Mother Sues NY DOE for Keeping Allegedly Abusive Teacher

Published January 17, 2018

Fatai Okunola, a teacher at I.S. 219 New Venture School in the Bronx, was arrested and charged with assault in October 2017 after he allegedly asked a 12-year-old student what the word “puta” (Spanish for “whore”) means and then slapped her. The student’s mother told The New York Post in November 2017 she planned to sue the DOE for employing Okunola after he had already been disciplined numerous times for similar behavior.

Robert Vilensky, the attorney representing the mother of the girl Okunola allegedly hit, told School Reform News in December he had filed a notice of claim to alert the DOE to the lawsuit. The Post reported at the time of Okunola’s arrest that he was due in court in January and was still collecting his $98,000 salary.

Policies, or Errors?

Okunola was suspended in 2006 for making inappropriate comments to students and was disciplined in 2014 after being accused of using corporal punishment. Vilensky says teachers union protections may have kept Okunola in the classroom.

“I have not been contacted by any union official whatsoever, and I have seen no statements from the union supporting his actions, which is a good thing,” Okunola said. “But it’s got to be the policies of the union that kept him there. Or if it’s not the policies of the union that kept him there, then clearly there has to be an administration error that did. That’s what I intend to find out.

“The district wouldn’t tell me what happened to him,” Vilensky said. “I had heard he’d been fired, but I don’t know that for a fact. What I do know is that somewhere, the administration failed this student.”

‘Typical in Unionized Districts’

Larry Sand, president of the California Teachers Empowerment Network and a veteran teacher, says this situation isn’t surprising.

“This is typical in unionized districts,” Sand said. “The appeals process goes on forever, and during it, the teacher doesn’t miss a payday, keeps his health benefits, and accrues pension time. Without an overbearing union, this type of situation doesn’t happen.”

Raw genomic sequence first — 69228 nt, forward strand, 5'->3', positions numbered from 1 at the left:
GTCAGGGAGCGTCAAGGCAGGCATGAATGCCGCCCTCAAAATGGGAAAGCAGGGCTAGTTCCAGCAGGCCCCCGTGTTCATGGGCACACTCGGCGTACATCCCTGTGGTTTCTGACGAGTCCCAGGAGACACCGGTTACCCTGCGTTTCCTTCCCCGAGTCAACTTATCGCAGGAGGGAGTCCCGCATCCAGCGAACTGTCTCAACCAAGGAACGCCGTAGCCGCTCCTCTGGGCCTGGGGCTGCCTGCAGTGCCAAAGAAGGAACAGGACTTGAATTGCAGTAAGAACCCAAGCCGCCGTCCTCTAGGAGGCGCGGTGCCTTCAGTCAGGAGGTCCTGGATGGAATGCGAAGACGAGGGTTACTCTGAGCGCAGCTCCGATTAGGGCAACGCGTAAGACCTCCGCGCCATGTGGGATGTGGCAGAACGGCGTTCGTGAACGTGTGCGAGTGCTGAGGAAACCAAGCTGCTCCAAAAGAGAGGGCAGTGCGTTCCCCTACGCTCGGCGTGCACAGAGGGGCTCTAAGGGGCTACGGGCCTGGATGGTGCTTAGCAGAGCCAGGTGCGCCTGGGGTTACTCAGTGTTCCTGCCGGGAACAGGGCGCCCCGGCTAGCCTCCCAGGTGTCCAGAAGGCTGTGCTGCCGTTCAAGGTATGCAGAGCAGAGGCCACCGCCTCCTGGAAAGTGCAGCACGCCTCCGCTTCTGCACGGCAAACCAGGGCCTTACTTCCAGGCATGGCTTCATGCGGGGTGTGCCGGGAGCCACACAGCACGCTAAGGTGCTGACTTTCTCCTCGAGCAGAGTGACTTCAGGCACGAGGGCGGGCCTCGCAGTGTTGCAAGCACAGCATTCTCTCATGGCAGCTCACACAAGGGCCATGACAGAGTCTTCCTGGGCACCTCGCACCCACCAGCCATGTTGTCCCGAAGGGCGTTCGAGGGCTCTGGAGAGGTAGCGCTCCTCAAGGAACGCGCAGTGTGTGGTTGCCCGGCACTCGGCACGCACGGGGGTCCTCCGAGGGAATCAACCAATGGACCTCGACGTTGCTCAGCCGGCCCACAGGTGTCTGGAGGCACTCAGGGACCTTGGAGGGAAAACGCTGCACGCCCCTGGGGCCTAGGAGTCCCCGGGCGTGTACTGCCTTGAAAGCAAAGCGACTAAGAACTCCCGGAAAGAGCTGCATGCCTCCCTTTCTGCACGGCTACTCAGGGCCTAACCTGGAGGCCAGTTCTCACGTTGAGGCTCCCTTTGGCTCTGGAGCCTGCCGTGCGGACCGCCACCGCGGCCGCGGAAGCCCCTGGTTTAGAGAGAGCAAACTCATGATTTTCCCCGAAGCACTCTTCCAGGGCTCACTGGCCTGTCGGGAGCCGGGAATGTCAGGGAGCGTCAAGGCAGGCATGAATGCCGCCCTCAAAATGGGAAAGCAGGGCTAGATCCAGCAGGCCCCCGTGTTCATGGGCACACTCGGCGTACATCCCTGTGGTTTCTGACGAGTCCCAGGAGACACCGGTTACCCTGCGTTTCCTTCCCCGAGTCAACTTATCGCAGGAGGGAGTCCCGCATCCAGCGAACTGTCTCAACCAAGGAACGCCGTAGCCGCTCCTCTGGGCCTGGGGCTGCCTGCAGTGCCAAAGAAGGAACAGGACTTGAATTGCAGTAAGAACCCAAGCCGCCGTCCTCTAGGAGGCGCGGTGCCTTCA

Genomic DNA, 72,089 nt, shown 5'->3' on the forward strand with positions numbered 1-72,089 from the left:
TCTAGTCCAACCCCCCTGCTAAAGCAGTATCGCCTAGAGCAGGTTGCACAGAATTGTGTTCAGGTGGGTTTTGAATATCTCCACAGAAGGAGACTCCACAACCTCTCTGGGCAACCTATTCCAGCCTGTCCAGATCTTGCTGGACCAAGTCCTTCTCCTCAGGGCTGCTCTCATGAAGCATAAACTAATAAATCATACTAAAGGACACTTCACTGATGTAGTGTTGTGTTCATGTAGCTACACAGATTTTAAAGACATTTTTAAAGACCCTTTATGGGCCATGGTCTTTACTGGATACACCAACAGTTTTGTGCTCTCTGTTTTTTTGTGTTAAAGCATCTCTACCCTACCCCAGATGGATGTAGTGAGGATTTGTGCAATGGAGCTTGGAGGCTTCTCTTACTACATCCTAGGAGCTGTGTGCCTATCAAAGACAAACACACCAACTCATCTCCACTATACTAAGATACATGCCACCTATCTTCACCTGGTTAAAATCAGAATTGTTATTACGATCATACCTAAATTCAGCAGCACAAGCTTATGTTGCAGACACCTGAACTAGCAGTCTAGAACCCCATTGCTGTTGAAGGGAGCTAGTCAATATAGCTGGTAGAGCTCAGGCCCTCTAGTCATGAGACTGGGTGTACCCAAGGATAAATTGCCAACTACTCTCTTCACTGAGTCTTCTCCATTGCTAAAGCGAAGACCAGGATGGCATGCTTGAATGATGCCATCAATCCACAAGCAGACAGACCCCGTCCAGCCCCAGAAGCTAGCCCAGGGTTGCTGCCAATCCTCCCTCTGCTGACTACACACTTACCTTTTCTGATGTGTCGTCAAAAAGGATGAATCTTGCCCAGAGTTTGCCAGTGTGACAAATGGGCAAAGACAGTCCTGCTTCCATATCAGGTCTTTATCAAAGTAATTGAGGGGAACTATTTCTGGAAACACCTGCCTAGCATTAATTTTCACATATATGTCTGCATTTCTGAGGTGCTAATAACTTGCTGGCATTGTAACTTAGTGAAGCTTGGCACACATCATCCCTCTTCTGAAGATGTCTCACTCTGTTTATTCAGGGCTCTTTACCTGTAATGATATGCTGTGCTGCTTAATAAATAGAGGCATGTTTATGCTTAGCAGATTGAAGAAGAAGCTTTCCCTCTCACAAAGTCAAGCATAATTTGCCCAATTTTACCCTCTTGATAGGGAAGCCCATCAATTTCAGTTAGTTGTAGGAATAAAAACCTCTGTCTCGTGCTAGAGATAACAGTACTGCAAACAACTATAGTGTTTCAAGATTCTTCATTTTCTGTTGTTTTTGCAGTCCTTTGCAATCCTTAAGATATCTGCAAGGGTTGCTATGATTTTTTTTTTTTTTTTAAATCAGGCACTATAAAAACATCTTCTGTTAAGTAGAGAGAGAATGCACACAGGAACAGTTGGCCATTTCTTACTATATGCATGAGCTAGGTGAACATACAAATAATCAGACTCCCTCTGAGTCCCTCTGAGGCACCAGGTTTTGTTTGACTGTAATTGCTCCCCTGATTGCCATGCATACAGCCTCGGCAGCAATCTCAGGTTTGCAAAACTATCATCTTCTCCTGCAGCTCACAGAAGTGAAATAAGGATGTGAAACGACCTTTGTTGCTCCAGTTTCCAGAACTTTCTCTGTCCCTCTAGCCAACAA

Vilensky says there’s no excuse for leaving repeat offenders in classrooms.

“This was either the third or fourth incident we’re aware of, and that doesn’t count incidents we’re not aware of,” Vilensky said. “If a guy does this two or three times before, I don’t care how many rehabilitation classes he goes to or anything like that: How can they put a guy like that in a classroom? Certainly the teachers union in the city of New York is very strong—there’s no question about it. And certainly they must have regulations that say that he must be put back if he goes through some sort of training or conditioning. But there has to be some limitations somewhere.

“New York City has several buildings known as the ‘rubber rooms,'” Vilensky said. “That’s where they put teachers and employees they can’t fire. But if a teacher hitting a student isn’t a fireable offense, then what is?”

‘It Affects Teachers Also’

Sand says students aren’t the only ones who suffer from unfit teachers.

“Obviously, students and parents are affected by having a child spend six hours a day with an incompetent—or worse—teacher,” Sand said. “It affects teachers also. For example, when my middle-school kids came to my history class after being with a teacher who had no classroom management skills, I had to spend the first part of the period, or longer, calming them down.”

School Choice to the Rescue

Sand says if parents had school choice, they could protect their students better from abusive teachers.

“If my kid were in a school with incompetents, or abusers like Mr. Okunola, she wouldn’t be there long,” Sand said. “I would simply move her to a school where teachers who can’t teach and those who abuse kids are not protected by a union.”

Kenneth Artz ([email protected]) writes from Dallas, Texas.


Charlene K. Haar, “Teachers Unions: Roadblocks to Reform,” The American Enterprise, September-October, 1996: